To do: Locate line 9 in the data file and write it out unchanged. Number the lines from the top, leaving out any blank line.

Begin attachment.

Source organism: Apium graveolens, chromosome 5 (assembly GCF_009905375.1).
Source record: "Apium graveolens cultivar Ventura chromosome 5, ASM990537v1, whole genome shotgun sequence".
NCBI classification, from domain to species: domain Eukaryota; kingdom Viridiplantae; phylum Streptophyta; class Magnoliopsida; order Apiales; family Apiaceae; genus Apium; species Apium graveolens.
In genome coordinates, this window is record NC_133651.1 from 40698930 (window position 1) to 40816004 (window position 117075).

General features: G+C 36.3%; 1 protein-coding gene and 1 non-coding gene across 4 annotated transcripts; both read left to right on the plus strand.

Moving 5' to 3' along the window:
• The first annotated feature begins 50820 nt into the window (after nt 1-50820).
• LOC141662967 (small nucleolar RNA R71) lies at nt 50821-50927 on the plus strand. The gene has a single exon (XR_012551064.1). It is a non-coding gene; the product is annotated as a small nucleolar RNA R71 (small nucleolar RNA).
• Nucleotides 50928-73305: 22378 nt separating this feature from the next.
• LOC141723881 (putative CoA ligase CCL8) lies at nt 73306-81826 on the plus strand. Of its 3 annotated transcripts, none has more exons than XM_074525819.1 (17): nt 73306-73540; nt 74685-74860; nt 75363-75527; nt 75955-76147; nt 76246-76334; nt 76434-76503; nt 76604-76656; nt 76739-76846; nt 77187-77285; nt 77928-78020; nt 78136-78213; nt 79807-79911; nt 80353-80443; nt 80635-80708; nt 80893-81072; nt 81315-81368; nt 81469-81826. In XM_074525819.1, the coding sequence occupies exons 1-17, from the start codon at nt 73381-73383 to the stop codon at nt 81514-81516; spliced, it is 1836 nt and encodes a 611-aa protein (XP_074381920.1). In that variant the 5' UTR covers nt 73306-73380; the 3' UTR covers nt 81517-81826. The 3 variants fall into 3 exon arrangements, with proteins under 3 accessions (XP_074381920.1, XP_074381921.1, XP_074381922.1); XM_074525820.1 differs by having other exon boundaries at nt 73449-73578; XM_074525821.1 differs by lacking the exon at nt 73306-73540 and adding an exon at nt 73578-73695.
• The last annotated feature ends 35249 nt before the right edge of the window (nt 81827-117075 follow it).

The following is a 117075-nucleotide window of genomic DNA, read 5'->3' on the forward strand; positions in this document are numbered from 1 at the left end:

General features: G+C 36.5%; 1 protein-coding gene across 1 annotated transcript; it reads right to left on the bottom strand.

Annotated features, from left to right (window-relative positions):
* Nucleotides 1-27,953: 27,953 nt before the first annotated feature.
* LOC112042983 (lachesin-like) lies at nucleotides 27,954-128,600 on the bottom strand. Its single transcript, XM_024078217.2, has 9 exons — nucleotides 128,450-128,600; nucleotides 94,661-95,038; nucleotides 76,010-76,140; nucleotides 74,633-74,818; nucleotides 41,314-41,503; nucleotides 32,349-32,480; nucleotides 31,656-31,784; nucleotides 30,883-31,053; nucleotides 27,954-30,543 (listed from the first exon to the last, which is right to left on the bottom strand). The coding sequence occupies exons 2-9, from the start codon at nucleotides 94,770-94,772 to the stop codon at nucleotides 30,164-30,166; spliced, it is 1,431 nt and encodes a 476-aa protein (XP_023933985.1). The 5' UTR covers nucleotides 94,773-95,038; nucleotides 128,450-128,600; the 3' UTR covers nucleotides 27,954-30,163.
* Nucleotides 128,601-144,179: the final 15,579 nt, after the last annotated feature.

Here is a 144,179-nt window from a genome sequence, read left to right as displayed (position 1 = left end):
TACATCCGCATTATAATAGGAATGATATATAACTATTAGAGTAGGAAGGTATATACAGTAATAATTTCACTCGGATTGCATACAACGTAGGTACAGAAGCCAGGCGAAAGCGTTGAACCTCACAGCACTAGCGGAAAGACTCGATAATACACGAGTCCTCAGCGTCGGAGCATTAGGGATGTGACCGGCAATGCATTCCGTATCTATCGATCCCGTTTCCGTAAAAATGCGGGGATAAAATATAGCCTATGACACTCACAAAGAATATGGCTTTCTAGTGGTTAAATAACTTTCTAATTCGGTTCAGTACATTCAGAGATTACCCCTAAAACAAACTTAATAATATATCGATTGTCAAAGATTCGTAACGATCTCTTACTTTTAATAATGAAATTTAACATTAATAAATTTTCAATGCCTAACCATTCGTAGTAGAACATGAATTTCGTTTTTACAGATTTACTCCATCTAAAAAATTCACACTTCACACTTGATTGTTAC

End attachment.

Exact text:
• Nucleotides 50928-73305: 22378 nt separating this feature from the next.